"There are two kinds of musicians: those who exploit their instrument, and those who don't." Glenn Gould
Tomoko Hagiwara is in the second group of musicians. When you listen to her perform, you do not think: "How masterfully she controls the piano." Instead, Tomoko respects and frees the music through her respectful and sensitive performance.
I have had the pleasure of knowing Tomoko since the 1980s when I worked as a librarian at San Domenico School, a Catholic PK-12 school in the San Anselmo hills of Northern California. I remember in meeting her that one of her first questions was: "Who is your favorite composer?" I answered quickly, "Bartok" because of his unique take on traditional folk songs, which I loved to sing. My response sealed our friendship.
Since then I have written some of Tomoko's program notes, and she asked if we could blog about music and its impact on life. Thus the inspiration for the name of this blog: Signature for life. The term "signature" refers not only to a composition's key and timing, but also indicate the name of a person as written by their own hand. Music is Tomoko's signature, a key part of her identify. She has loved music all her life, and contends that everyone should have music in their lives.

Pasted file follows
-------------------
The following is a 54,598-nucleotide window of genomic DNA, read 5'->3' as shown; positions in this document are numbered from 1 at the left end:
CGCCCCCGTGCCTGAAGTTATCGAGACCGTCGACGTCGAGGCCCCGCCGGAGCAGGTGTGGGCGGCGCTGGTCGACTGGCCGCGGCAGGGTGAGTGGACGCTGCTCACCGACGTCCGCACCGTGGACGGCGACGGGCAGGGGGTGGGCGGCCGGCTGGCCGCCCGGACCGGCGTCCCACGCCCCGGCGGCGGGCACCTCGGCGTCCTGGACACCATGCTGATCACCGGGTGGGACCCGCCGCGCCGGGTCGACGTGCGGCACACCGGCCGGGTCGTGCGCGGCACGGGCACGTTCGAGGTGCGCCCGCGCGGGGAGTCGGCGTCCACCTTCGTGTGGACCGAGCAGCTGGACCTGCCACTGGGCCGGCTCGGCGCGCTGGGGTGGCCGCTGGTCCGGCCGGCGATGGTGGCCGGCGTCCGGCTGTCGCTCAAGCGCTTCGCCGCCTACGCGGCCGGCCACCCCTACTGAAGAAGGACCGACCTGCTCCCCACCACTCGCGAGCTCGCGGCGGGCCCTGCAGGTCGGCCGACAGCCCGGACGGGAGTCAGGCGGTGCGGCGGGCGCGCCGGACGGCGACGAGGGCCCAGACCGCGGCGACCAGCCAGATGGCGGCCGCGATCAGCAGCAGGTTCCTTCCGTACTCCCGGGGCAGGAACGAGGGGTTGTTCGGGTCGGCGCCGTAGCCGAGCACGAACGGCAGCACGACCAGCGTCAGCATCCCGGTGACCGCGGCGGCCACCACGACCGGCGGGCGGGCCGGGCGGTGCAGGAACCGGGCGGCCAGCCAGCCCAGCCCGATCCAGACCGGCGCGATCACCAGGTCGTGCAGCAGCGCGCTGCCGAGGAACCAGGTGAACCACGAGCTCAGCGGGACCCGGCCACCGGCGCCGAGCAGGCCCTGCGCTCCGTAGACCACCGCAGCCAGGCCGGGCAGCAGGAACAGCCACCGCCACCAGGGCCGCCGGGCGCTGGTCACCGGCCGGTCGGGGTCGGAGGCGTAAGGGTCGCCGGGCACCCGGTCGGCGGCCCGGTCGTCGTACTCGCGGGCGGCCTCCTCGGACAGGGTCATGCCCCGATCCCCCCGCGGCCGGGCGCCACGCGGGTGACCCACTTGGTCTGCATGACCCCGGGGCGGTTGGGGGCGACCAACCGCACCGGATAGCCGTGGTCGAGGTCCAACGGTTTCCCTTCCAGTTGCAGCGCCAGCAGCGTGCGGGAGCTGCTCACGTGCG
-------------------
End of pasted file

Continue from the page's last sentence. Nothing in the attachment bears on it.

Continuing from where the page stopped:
This blog, then, serves that purpose: to share Tomoko's life of music -- and encourage others to experience music, especially classical music, as a way to enrich and fulfill their own lives. As Tomoko says, "Everyone can listen, and everyone can sing."
And as a taste, listen to one of Tomoko's favorites: Chopin's Etude Opus 25, number 1 in A flat major. You'll hear the liquid melody first, and then appreciate its rich and full peacefulness even after the last note is played. You can download it at http://www.tomokohagiwara.com/recordings.html, https://www.cdbaby.com/cd/tomokohagiwara, as well as Amazon and iTunes.(http://itunes.apple.com/us/album/tomoko-hagiwara-chopin-i/id405297234)